I like that idea and whenever my grandchildren visit they get something. I usually send something home with my cleaning crew as well.

This is the season for giving, but I like what my dad did -- he gave year round. Isn't that special?


Wednesday, December 9, 2009

Christmas tree

We always had one.  We didn't get it until just a couple of days before Christmas, although I remember mom asking dad over and over to pick one up, and everyday he'd come home from the post office WITHOUT a tree.  I think he was waiting for the price to drop.  I mean $5 was a lot of money back then, and he was waiting for the dollar sale.  So we usually got a tree, a scraggly tree around December 22 or December 23. 

Tinsel was saved from year to year -- back then it was made of aluminum foil, not plastic -- and it had to be draped just so.  Dad, the perfectionist, made certain of that.  Me?  I'd just throw it on the tree.  I had no patience for draping.

I recall the beautiful glass balls we had, which are now waiting to be hung on my tree.  The box is out which has all these precious oldies, and I'm waiting for a spurt of energy to get me going to add them to my tree.

Do you all like my new border?  It's so reminiscent of those days back in the 40s and 50s.  The sleigh looks so much like the sleigh which was parked next to Santa's "house" in front of the Municipal building -- which was Santa's second home.  His first home was at the fire house.  There was no room for anything but his chair at that gathering place.

And the reindeer?  I recall so many folks having a similar chach-key in their front yard.  The wreath is not unlike what you'd find on many doors in town. 

Ah, yes, I loved Runnemede at Christmas time.  How many times have I said that?  Old people tend to be repetitive, but the love of the small town, the decorations on peoples' lawns, porches, and doors, all are remembered fondly.

They say, "You can't go back."  I know that's true.  I wonder how the old town is decorated this year.


Monday, December 7, 2009

December musings

I know I loved December for more reasons than it was the month of Christmas. 

I know I loved snow.  I still do.  I really don't mind driving in snow, I just don't like ice, and it seems that while in NJ we got snow, out here in N. KY we get ice.  It's beautiful, but oh, so treacherous.

I know I loved finding a gift for my mom and dad. something I hoped they would like, knowing the whole time that my 50 cents didn't go very far.  However, when they opened their gift, they always oohed and aahed, and seemed to think that they got the most wonderful gift in the world.  At least that's what I remember.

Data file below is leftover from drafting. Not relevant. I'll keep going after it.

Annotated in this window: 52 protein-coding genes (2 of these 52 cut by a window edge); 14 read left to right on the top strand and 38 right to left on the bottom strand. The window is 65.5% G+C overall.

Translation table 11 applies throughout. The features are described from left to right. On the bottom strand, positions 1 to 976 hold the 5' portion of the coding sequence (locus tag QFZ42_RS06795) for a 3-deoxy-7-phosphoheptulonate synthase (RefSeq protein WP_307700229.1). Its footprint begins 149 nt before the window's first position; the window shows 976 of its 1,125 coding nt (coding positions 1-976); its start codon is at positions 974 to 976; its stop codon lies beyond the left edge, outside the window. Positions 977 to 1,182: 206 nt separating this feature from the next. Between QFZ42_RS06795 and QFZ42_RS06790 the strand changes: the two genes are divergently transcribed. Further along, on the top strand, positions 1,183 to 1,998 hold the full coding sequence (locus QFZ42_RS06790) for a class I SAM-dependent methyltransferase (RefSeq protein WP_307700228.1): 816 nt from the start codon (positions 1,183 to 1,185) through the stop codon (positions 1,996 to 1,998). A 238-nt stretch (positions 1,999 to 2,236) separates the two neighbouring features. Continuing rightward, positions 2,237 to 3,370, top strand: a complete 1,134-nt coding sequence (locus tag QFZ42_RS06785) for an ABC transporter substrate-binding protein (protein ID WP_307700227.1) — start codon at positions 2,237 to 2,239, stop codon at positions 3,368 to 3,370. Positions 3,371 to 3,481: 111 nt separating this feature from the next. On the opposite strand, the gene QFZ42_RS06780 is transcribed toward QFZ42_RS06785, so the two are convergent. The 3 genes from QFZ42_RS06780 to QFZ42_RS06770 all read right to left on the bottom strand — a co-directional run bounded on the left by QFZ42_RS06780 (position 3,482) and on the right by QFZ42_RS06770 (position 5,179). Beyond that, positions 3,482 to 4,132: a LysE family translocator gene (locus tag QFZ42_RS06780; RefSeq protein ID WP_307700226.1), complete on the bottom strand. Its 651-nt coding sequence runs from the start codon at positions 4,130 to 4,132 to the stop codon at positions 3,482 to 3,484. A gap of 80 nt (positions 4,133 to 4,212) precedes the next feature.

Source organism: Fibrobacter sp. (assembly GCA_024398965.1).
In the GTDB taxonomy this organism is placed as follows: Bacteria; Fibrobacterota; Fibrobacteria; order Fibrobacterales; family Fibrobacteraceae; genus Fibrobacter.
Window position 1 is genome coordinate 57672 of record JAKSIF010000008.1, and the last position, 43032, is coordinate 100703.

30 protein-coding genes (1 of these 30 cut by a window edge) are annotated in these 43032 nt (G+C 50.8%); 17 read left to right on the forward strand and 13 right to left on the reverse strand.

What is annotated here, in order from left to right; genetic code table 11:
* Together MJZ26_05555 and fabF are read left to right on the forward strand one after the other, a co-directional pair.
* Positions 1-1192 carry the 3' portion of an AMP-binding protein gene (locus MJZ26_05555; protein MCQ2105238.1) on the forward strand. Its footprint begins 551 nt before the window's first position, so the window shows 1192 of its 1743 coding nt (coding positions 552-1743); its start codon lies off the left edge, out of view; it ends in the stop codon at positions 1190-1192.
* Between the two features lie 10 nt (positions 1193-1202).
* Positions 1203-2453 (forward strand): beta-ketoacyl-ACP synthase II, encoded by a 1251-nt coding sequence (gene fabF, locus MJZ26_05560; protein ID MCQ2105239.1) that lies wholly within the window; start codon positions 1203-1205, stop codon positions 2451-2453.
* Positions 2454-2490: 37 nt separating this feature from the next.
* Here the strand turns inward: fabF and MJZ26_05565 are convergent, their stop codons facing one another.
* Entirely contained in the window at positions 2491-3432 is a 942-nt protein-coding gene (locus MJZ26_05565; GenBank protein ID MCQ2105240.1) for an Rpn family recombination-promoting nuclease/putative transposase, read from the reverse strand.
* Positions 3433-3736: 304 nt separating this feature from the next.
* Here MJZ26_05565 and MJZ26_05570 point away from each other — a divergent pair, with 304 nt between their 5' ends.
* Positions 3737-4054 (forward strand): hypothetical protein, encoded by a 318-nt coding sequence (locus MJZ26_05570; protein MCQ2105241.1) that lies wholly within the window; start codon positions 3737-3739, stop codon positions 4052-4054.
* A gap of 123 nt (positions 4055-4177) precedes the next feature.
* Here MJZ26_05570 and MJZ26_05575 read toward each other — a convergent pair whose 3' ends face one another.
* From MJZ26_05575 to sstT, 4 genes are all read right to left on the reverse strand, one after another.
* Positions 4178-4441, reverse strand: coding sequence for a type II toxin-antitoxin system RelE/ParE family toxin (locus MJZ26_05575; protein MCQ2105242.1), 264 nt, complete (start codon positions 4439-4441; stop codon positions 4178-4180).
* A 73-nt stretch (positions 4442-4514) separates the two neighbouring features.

I know I loved wrapping gifts.  I have never been good at it.  That is, my dad was perfect at wrapping gifts.  All the corners were squared off, and the ends of the packages had even triangles taped together to hold the paper tight.  My package ends never match, I rarely get the scotch tape to hit correctly on the first try, thus having to put more tape on a package than is necessary.  But I love curling ribbon (I wrote about that a couple of years ago). 

I never liked addressing Christmas cards, and I still don't.  For many years I didn't send any.  Then we moved to a community where everyone sends cards to everyone else.  I had to "keep up with the Joneses."  This year, however, I'm cutting way back.  I finally found the cards I bought last year to send out this year, so I hope to get them addressed tomorrow.

I loved to watch my mom bake.  I loved to watch her cut out cookies.  I loved that she let me put some sprinkles on the sugar cookies.  Mom didn't bake much because the ladies in the church always showered us with boxes and boxes of cookies, which I must say were much better than anything my mom baked.  I hope to get some cookies made this weekend.

I loved Christmas Eve dinner and caroling with the other teens in the church (when I finally got to be a teenager).  I was so glad when my 13th Christmas had arrived, since I envied the teens the caroling events each year.  All that cocoa!

And, did I mention, that I loved the snow?  Yes, I did, and we had snow back then.  Global warming hadn't hit NJ I guess. 

Just a few things I remember about December.  Hey I made a poem!


Wednesday, December 2, 2009


Don't you just love this picture?  It's Micki (two years ago) and Alan lovin' on her.  He just loves our visits with her.

Well, folks, and some of you in Runnemede might remember her, she had a stroke on Thanksgiving Day.  She's in the hospital in rehab and doing quite well.  She had a knee replacement in mid-October and was going through her home-rehab, feeling really awful after the physical therapist left. 

Thing is:  I had called her right after her visit with the therapist and she told me she wasn't feeling well, and that her leg was really numb, but we both thought it was because of the PT she had just gone through.  Fortunately, after I hung up, she  called her friend and told her she couldn't feel anything in her leg (the one that was supposedly fixed) who came right over and got her to the hospital.

For you in Runnemede:  Micki was on the radio (before TV) and had a program coming out of Philly every Saturday morning.  I listened to it religiously, and she did make at least one "appearance" at church and sang a few hymns with her guitar.

She is now 85 years old.  Praying for her would be appreciated.  I'll keep you all updated.